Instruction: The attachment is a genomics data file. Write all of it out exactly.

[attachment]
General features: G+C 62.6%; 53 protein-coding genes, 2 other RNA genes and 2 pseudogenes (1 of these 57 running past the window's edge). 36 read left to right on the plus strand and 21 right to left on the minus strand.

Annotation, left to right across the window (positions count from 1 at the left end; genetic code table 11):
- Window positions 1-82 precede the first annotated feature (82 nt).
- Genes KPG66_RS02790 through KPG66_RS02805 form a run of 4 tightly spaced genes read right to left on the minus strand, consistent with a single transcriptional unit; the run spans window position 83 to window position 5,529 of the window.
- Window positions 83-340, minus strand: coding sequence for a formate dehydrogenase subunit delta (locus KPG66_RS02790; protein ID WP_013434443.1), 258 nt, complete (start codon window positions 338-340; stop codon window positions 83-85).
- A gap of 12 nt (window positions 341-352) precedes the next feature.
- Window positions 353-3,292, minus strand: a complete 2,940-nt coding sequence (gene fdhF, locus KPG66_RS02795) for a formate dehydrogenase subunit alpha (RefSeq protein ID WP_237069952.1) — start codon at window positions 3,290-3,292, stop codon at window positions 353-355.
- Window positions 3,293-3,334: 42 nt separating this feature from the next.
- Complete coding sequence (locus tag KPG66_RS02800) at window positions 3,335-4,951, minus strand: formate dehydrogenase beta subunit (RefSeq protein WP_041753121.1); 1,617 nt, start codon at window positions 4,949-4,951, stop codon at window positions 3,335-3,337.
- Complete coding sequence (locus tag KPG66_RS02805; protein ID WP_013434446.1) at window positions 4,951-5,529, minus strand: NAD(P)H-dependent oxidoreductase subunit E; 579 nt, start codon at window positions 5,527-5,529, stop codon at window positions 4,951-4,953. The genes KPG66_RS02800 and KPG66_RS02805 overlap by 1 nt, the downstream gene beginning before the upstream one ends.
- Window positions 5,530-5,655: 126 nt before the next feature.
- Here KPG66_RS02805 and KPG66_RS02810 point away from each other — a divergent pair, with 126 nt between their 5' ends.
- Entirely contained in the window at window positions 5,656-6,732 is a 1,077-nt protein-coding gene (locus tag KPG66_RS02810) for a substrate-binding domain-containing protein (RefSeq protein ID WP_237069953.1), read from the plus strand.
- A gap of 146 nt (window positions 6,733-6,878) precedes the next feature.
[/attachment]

General features: G+C 62.6%; 53 protein-coding genes, 2 other RNA genes and 2 pseudogenes (1 of these 57 running past the window's edge). 36 read left to right on the plus strand and 21 right to left on the minus strand.

Annotation, left to right across the window (positions count from 1 at the left end; genetic code table 11):
- Window positions 1-82 precede the first annotated feature (82 nt).
- Genes KPG66_RS02790 through KPG66_RS02805 form a run of 4 tightly spaced genes read right to left on the minus strand, consistent with a single transcriptional unit; the run spans window position 83 to window position 5,529 of the window.
- Window positions 83-340, minus strand: coding sequence for a formate dehydrogenase subunit delta (locus KPG66_RS02790; protein ID WP_013434443.1), 258 nt, complete (start codon window positions 338-340; stop codon window positions 83-85).
- A gap of 12 nt (window positions 341-352) precedes the next feature.
- Window positions 353-3,292, minus strand: a complete 2,940-nt coding sequence (gene fdhF, locus KPG66_RS02795) for a formate dehydrogenase subunit alpha (RefSeq protein ID WP_237069952.1) — start codon at window positions 3,290-3,292, stop codon at window positions 353-355.
- Window positions 3,293-3,334: 42 nt separating this feature from the next.
- Complete coding sequence (locus tag KPG66_RS02800) at window positions 3,335-4,951, minus strand: formate dehydrogenase beta subunit (RefSeq protein WP_041753121.1); 1,617 nt, start codon at window positions 4,949-4,951, stop codon at window positions 3,335-3,337.
- Complete coding sequence (locus tag KPG66_RS02805; protein ID WP_013434446.1) at window positions 4,951-5,529, minus strand: NAD(P)H-dependent oxidoreductase subunit E; 579 nt, start codon at window positions 5,527-5,529, stop codon at window positions 4,951-4,953. The genes KPG66_RS02800 and KPG66_RS02805 overlap by 1 nt, the downstream gene beginning before the upstream one ends.
- Window positions 5,530-5,655: 126 nt before the next feature.
- Here KPG66_RS02805 and KPG66_RS02810 point away from each other — a divergent pair, with 126 nt between their 5' ends.
- Entirely contained in the window at window positions 5,656-6,732 is a 1,077-nt protein-coding gene (locus tag KPG66_RS02810) for a substrate-binding domain-containing protein (RefSeq protein ID WP_237069953.1), read from the plus strand.
- A gap of 146 nt (window positions 6,733-6,878) precedes the next feature.